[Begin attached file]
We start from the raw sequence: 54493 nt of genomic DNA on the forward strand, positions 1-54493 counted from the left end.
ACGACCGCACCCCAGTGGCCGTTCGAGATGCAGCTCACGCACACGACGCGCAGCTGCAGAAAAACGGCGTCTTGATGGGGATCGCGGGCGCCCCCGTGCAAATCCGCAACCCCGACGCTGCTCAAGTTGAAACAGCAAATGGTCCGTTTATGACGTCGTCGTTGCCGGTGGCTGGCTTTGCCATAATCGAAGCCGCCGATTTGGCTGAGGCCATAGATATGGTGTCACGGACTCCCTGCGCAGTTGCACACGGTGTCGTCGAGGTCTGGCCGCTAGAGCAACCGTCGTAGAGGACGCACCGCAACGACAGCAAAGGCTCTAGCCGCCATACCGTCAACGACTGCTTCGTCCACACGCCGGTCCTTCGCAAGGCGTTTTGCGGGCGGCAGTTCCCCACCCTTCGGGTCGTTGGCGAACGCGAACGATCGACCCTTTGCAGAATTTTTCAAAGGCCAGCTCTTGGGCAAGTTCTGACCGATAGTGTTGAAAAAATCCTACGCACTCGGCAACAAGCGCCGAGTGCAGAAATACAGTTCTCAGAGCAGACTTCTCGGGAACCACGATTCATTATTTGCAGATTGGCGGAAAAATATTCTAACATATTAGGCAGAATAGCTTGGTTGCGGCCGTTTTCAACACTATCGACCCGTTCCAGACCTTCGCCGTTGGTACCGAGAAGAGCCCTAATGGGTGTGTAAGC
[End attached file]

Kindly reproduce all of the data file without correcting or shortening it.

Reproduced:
We start from the raw sequence: 54493 nt of genomic DNA on the forward strand, positions 1-54493 counted from the left end.
ACGACCGCACCCCAGTGGCCGTTCGAGATGCAGCTCACGCACACGACGCGCAGCTGCAGAAAAACGGCGTCTTGATGGGGATCGCGGGCGCCCCCGTGCAAATCCGCAACCCCGACGCTGCTCAAGTTGAAACAGCAAATGGTCCGTTTATGACGTCGTCGTTGCCGGTGGCTGGCTTTGCCATAATCGAAGCCGCCGATTTGGCTGAGGCCATAGATATGGTGTCACGGACTCCCTGCGCAGTTGCACACGGTGTCGTCGAGGTCTGGCCGCTAGAGCAACCGTCGTAGAGGACGCACCGCAACGACAGCAAAGGCTCTAGCCGCCATACCGTCAACGACTGCTTCGTCCACACGCCGGTCCTTCGCAAGGCGTTTTGCGGGCGGCAGTTCCCCACCCTTCGGGTCGTTGGCGAACGCGAACGATCGACCCTTTGCAGAATTTTTCAAAGGCCAGCTCTTGGGCAAGTTCTGACCGATAGTGTTGAAAAAATCCTACGCACTCGGCAACAAGCGCCGAGTGCAGAAATACAGTTCTCAGAGCAGACTTCTCGGGAACCACGATTCATTATTTGCAGATTGGCGGAAAAATATTCTAACATATTAGGCAGAATAGCTTGGTTGCGGCCGTTTTCAACACTATCGACCCGTTCCAGACCTTCGCCGTTGGTACCGAGAAGAGCCCTAATGGGTGTGTAAGC